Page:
Scale factor (cosmology)

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The scale factor, cosmic scale factor or sometimes the Robertson-Walker scale factor[1] parameter of the Friedmann equations is a function of time which represents the relative expansion of the universe. It relates the proper distance (which can change over time, unlike the comoving distance which is constant) between a pair of objects, e.g. two galaxy clusters, moving with the Hubble flow in an expanding or contracting FLRW universe at any arbitrary time t to their distance at some reference time t_0. The formula for this is:

d(t) = a(t)d_0,\,

where d(t) is the proper distance at epoch t, d_0 is the distance at the reference time t_0 and a(t) is the scale factor.[2] Thus, by definition, a(t_0) = 1.

The scale factor is dimensionless, with t counted from the birth of the universe and t_0 set to the present age of the universe: 13.798\pm0.037\,\mathrm{Gyr}[3] giving the current value of a as a(t_0) or 1.

The evolution of the scale factor is a dynamical question, determined by the equations of general relativity, which are presented in the case of a locally isotropic, locally homogeneous universe by the Friedmann equations.

The Hubble parameter is defined:

H \equiv {\dot{a}(t) \over a(t)}

where the dot represents a time derivative. From the previous equation d(t) = d_0 a(t) one can see that \dot{d}(t) = d_0 \dot{a}(t), and also that d_0 = \frac{d(t)}{a(t)}, so combining these gives \dot{d}(t) = \frac{d(t) \dot{a}(t)}{a(t)}, and substituting the above definition of the Hubble parameter gives \dot{d}(t) = H d(t) which is just Hubble's law.

Current evidence suggests that the expansion rate of the universe is accelerating, which means that the second derivative of the scale factor \ddot{a}(t) is positive, or equivalently that the first derivative \dot{a}(t) is increasing over time.[4] This also implies that any given galaxy recedes from us with increasing speed over time, i.e. for that galaxy \dot{d}(t) is increasing with time. In contrast, the Hubble parameter seems to be decreasing with time, meaning that if we were to look at some fixed distance d and watch a series of different galaxies pass that distance, later galaxies would pass that distance at a smaller velocity than earlier ones.[5]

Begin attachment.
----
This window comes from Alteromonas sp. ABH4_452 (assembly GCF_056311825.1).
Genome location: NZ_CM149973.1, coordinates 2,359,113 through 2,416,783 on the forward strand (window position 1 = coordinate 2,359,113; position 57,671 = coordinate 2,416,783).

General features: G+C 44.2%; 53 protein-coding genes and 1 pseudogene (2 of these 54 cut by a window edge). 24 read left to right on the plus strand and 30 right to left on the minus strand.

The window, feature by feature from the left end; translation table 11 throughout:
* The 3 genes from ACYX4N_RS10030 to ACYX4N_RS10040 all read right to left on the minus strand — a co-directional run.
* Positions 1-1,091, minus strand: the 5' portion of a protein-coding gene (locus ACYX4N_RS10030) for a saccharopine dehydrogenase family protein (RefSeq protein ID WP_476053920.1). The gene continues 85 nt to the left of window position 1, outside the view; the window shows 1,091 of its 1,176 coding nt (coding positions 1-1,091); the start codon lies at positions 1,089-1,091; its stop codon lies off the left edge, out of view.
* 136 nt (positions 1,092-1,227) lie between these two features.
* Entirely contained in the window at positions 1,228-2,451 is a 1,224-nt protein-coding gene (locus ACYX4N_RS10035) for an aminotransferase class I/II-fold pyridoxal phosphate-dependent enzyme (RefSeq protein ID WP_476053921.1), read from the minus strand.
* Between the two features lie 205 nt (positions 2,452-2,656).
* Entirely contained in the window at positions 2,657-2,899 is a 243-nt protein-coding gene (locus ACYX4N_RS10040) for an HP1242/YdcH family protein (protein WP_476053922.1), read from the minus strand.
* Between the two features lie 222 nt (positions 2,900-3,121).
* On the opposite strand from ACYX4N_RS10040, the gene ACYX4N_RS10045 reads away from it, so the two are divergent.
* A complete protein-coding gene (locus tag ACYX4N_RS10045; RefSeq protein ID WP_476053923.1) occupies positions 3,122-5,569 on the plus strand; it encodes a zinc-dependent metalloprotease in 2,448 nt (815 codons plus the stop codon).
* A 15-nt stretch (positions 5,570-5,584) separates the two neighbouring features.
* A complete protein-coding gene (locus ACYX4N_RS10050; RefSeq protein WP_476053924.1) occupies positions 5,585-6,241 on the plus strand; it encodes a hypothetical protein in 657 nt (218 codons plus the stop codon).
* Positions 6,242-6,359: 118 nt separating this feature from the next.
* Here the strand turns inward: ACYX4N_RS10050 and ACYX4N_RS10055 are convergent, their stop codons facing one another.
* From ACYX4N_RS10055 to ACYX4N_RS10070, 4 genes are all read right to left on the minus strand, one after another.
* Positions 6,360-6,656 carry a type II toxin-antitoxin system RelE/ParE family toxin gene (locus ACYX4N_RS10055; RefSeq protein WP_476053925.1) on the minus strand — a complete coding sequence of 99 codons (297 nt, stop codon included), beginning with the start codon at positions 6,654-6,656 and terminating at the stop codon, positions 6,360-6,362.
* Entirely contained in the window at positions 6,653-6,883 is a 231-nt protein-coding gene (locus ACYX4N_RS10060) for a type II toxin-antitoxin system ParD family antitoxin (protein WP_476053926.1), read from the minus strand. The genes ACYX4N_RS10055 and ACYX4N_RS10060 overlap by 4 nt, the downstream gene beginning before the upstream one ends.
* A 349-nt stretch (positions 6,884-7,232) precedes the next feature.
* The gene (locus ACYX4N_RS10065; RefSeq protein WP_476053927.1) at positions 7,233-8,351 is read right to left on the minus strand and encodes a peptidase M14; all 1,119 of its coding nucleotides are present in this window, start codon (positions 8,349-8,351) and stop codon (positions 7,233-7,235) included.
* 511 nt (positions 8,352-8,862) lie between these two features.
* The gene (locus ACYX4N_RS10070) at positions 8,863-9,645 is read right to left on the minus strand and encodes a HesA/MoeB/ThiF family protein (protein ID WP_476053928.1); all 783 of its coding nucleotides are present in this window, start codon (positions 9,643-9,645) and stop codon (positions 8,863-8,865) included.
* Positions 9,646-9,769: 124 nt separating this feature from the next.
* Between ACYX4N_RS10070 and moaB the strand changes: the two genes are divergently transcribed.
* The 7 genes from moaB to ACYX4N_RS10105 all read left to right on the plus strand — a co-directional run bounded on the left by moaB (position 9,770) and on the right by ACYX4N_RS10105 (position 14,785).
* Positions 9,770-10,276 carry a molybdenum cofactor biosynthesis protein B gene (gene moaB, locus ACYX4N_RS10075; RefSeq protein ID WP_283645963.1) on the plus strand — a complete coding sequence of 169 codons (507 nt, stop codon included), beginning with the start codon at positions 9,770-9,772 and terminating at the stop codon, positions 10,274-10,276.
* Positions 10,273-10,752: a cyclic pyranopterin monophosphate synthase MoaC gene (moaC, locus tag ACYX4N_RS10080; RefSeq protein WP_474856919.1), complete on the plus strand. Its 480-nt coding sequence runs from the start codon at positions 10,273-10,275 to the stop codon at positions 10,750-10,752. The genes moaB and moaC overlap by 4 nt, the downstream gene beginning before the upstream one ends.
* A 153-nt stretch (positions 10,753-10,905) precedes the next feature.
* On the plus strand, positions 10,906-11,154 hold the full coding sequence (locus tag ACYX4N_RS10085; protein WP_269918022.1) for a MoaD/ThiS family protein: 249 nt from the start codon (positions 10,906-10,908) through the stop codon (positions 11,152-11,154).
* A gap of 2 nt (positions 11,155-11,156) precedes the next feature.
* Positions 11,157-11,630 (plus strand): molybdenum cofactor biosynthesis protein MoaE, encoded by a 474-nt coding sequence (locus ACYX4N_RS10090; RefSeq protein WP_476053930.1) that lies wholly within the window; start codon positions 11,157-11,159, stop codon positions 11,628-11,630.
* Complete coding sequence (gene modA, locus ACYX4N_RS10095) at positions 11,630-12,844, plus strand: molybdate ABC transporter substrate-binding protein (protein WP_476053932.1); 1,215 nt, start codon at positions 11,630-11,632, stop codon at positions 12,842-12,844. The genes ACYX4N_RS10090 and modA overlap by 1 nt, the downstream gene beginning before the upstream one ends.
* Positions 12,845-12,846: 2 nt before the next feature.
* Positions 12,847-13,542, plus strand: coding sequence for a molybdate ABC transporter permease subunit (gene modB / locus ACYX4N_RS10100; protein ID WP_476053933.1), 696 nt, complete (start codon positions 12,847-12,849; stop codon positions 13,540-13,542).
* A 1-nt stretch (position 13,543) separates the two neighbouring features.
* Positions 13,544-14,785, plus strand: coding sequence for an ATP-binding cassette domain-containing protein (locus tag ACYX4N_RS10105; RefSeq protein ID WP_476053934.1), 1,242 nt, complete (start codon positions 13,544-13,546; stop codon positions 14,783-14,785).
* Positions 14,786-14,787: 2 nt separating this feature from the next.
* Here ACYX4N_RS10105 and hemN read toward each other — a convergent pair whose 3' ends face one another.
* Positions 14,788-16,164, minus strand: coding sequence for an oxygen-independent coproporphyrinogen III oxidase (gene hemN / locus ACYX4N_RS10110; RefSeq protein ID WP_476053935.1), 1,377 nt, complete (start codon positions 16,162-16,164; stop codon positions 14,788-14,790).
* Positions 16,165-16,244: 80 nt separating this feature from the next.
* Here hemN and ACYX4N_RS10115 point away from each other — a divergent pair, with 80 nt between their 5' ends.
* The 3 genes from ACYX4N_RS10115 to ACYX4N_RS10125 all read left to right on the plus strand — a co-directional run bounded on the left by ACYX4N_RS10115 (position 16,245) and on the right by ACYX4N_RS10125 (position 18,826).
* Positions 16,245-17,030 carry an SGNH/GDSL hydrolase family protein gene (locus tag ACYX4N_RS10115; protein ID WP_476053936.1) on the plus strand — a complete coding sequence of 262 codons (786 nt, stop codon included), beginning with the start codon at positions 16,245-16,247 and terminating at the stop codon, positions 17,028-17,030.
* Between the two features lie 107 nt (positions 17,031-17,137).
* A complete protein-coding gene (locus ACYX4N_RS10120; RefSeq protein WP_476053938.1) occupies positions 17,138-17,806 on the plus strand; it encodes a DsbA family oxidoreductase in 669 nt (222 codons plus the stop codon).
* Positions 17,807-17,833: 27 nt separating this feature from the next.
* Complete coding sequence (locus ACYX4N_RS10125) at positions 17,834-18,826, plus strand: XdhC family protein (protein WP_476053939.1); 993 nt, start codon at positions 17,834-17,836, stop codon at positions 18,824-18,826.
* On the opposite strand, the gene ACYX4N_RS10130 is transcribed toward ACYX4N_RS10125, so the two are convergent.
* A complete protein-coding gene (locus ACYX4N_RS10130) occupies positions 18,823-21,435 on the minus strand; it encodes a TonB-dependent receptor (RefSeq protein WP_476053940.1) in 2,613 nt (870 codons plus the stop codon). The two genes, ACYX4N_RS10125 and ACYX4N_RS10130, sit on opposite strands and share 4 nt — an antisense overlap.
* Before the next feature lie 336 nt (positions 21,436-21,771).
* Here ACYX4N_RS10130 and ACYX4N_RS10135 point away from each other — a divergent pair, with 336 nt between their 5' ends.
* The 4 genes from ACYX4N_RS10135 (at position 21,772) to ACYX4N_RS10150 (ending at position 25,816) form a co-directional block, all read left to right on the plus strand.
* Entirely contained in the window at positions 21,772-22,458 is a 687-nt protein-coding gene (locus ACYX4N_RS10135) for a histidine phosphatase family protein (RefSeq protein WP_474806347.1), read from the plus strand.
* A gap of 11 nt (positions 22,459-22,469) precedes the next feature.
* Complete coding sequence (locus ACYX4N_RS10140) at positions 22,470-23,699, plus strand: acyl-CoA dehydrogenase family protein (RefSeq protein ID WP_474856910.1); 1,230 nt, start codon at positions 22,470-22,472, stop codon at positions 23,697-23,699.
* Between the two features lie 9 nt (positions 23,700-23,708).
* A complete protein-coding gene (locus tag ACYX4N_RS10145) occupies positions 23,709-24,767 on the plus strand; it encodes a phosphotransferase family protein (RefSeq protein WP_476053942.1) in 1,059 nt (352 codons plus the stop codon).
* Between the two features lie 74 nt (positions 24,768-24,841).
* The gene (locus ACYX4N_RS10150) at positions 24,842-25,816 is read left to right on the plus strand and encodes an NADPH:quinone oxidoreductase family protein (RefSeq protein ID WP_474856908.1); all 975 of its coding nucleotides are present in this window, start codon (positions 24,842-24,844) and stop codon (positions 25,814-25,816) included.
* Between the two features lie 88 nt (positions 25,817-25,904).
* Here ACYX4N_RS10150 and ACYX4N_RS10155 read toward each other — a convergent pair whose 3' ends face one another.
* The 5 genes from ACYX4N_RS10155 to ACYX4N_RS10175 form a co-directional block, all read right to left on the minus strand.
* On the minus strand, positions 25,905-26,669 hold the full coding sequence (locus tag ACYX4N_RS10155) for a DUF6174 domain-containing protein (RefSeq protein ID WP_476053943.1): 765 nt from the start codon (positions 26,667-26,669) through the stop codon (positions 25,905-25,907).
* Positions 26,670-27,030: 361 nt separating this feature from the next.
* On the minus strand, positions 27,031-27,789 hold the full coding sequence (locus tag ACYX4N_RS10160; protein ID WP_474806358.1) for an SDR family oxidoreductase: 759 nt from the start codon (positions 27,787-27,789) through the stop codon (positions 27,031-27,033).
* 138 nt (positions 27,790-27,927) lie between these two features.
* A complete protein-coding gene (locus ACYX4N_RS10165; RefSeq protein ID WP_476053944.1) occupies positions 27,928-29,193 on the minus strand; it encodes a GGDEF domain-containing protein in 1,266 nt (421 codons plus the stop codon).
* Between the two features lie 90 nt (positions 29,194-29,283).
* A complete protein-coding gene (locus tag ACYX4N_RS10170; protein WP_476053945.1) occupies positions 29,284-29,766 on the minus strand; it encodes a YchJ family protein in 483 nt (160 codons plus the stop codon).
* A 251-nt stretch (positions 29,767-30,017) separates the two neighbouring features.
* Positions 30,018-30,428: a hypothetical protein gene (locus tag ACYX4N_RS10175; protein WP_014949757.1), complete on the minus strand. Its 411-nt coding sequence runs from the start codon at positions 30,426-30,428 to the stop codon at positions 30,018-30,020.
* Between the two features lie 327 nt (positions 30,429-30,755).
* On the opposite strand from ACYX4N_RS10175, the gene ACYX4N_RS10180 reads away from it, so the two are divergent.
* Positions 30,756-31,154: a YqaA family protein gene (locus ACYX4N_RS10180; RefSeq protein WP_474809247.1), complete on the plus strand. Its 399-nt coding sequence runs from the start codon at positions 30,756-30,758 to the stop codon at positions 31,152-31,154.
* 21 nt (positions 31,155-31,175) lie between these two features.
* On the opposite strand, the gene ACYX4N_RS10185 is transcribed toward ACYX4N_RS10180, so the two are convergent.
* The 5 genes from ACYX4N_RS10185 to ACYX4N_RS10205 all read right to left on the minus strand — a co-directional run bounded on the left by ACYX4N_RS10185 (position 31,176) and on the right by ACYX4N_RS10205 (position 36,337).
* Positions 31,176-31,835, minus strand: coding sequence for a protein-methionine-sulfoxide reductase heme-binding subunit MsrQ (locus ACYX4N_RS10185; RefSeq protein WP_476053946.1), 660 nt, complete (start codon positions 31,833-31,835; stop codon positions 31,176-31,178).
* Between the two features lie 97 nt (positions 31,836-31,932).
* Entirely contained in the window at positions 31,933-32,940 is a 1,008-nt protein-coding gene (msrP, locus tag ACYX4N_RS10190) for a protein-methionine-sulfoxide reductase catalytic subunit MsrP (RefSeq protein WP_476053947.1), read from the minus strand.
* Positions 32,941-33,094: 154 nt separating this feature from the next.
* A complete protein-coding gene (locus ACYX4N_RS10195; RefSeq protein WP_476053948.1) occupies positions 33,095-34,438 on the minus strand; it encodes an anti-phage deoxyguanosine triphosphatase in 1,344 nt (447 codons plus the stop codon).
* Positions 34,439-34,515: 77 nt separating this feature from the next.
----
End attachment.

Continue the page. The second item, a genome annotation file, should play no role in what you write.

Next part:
According to the Friedmann–Lemaître–Robertson–Walker metric which is used to model the expanding universe, if at the present time we receive light from a distant object with a redshift of z, then the scale factor at the time the object originally emitted that light is a(t) = \frac{1}{1 + z}.[6][7]

See also[edit]


  1. ^ Steven Weinberg (2008). Cosmology. Oxford University Press. p. 3. ISBN 978-0-19-852682-7. 
  2. ^ Schutz, Bernard (2003). Gravity from the Ground Up: An Introductory Guide to Gravity and General Relativity. Cambridge University Press. p. 363. ISBN 978-0-521-45506-0. 
  3. ^ Planck collaboration (2013). "Planck 2013 results. I. Overview of products and scientific results". Submitted to Astronomy & Astrophysics. arXiv:1303.5062. Bibcode:2014A&A...571A...1P. doi:10.1051/0004-6361/201321529. 
  4. ^ Jones, Mark H.; Robert J. Lambourne (2004). An Introduction to Galaxies and Cosmology. Cambridge University Press. p. 244. ISBN 978-0-521-83738-5. 
  5. ^ Is the universe expanding faster than the speed of light? (see final paragraph)
  6. ^ Davies, Paul (1992), The New Physics, p. 187.
  7. ^ Mukhanov, V. F. (2005), Physical Foundations of Cosmology, p. 58.

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